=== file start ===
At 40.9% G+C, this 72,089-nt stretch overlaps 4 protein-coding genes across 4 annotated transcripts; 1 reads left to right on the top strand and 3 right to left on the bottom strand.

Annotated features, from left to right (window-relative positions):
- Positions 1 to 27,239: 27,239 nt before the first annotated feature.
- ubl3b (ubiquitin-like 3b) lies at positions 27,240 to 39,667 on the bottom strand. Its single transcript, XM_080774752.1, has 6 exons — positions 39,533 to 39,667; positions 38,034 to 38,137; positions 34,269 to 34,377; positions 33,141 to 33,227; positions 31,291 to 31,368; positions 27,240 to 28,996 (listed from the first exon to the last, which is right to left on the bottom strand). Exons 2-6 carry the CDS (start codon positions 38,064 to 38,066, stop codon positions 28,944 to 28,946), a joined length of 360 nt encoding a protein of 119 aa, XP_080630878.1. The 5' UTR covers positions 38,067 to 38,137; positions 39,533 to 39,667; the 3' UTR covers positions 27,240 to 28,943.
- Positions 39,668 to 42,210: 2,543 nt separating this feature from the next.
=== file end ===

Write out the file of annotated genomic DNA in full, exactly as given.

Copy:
At 40.9% G+C, this 72,089-nt stretch overlaps 4 protein-coding genes across 4 annotated transcripts; 1 reads left to right on the top strand and 3 right to left on the bottom strand.

Annotated features, from left to right (window-relative positions):
- Positions 1 to 27,239: 27,239 nt before the first annotated feature.
- ubl3b (ubiquitin-like 3b) lies at positions 27,240 to 39,667 on the bottom strand. Its single transcript, XM_080774752.1, has 6 exons — positions 39,533 to 39,667; positions 38,034 to 38,137; positions 34,269 to 34,377; positions 33,141 to 33,227; positions 31,291 to 31,368; positions 27,240 to 28,996 (listed from the first exon to the last, which is right to left on the bottom strand). Exons 2-6 carry the CDS (start codon positions 38,064 to 38,066, stop codon positions 28,944 to 28,946), a joined length of 360 nt encoding a protein of 119 aa, XP_080630878.1. The 5' UTR covers positions 38,067 to 38,137; positions 39,533 to 39,667; the 3' UTR covers positions 27,240 to 28,943.
- Positions 39,668 to 42,210: 2,543 nt separating this feature from the next.